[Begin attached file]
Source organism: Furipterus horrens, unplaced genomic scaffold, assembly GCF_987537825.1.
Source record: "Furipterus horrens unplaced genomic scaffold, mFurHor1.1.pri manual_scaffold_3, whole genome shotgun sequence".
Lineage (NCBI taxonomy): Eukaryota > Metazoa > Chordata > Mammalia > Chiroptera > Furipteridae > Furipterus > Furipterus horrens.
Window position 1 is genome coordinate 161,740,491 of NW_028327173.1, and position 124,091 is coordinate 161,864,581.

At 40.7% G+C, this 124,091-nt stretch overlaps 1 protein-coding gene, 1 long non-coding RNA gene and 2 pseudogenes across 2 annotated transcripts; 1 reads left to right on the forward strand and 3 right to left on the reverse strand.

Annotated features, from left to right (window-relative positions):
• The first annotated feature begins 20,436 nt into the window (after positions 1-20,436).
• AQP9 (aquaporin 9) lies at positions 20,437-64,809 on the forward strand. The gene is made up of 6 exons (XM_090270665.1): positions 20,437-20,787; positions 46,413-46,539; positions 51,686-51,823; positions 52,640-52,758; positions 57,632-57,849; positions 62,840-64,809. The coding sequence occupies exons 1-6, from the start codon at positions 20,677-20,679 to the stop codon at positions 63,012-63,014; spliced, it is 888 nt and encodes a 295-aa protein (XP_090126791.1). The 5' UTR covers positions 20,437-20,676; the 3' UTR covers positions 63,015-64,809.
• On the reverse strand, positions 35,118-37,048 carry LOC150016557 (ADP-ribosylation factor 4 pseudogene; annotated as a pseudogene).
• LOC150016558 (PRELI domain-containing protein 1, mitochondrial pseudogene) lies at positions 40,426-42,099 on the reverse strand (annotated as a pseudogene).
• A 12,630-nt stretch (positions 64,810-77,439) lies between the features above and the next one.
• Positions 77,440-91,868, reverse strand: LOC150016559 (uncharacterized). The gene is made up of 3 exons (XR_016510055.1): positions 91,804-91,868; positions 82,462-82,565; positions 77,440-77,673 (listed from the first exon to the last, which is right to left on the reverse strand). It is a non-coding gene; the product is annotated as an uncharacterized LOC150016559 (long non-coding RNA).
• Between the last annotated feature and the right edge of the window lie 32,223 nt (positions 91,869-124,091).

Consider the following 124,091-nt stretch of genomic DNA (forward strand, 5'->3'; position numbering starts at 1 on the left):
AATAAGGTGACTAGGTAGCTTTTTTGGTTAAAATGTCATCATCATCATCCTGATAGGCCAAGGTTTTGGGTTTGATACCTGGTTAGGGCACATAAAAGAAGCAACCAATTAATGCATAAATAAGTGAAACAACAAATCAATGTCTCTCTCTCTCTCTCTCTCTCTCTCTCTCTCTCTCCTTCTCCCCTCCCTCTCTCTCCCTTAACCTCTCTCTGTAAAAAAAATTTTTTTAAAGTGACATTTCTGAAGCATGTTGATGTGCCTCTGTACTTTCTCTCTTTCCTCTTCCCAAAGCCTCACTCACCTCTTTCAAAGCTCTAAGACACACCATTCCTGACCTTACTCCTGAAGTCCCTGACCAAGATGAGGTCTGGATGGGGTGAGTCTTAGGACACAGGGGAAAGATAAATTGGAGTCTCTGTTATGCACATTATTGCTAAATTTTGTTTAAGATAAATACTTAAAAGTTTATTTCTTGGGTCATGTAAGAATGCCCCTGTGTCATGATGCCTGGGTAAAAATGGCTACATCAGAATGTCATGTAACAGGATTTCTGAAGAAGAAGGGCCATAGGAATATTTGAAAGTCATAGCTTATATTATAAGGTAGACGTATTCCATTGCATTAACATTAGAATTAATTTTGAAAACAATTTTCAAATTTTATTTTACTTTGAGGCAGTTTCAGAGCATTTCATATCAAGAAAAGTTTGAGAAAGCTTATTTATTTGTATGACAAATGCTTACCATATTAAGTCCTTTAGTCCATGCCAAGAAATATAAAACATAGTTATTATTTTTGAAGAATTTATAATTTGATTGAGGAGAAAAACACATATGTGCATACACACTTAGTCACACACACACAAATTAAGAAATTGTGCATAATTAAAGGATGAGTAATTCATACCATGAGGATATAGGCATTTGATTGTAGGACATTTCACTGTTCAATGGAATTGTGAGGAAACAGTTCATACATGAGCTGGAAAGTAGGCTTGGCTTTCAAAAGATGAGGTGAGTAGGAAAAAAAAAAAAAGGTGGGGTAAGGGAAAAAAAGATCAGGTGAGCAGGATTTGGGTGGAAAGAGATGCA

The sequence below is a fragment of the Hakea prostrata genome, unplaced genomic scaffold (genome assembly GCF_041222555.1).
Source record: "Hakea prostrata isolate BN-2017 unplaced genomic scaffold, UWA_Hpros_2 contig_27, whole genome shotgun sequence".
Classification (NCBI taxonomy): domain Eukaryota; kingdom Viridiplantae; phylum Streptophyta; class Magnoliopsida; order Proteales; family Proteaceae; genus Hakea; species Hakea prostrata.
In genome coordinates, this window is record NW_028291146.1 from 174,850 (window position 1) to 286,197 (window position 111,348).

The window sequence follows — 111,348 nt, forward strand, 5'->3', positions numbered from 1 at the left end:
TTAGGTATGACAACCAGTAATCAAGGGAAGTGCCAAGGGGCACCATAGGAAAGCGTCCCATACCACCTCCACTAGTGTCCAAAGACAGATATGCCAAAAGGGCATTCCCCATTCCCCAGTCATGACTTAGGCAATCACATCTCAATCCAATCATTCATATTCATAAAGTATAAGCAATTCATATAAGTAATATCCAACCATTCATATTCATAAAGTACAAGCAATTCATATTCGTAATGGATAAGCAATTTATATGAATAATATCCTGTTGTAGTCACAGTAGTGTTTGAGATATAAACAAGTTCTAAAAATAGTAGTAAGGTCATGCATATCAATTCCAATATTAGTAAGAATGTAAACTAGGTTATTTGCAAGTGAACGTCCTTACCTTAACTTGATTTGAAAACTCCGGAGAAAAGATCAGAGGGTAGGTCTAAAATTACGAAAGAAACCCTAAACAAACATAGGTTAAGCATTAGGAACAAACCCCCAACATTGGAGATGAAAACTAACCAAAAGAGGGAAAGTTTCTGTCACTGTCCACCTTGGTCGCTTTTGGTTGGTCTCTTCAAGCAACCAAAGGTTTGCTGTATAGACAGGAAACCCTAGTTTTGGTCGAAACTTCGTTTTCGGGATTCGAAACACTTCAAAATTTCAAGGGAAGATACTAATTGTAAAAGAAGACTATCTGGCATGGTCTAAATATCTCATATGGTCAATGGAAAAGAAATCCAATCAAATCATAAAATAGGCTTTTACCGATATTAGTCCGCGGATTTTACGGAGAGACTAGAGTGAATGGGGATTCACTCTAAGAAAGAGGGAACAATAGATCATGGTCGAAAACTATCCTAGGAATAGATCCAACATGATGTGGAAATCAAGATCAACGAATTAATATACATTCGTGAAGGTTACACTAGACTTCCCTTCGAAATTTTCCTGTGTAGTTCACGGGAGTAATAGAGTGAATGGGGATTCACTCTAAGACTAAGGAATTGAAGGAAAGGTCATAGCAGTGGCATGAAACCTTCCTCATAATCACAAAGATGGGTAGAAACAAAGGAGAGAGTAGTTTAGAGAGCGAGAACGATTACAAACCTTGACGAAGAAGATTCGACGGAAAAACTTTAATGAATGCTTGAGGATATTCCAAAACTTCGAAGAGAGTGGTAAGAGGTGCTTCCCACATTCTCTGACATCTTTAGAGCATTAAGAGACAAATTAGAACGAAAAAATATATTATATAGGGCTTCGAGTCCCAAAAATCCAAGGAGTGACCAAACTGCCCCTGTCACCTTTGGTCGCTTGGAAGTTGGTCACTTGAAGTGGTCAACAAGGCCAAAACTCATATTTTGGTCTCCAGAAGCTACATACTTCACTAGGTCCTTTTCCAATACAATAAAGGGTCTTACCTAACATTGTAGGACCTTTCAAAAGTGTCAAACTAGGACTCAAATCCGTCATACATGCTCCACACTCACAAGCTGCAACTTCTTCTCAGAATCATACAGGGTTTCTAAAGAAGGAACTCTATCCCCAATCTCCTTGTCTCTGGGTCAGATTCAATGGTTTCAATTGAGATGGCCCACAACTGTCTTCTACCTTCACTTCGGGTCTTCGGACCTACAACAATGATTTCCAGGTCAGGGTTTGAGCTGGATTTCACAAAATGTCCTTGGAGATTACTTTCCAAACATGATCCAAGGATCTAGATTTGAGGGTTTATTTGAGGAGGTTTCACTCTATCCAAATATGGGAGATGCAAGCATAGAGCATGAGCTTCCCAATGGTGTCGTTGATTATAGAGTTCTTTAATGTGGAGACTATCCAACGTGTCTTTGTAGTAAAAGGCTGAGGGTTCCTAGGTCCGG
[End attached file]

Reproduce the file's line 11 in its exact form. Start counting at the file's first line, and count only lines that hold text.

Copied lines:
• A 12,630-nt stretch (positions 64,810-77,439) lies between the features above and the next one.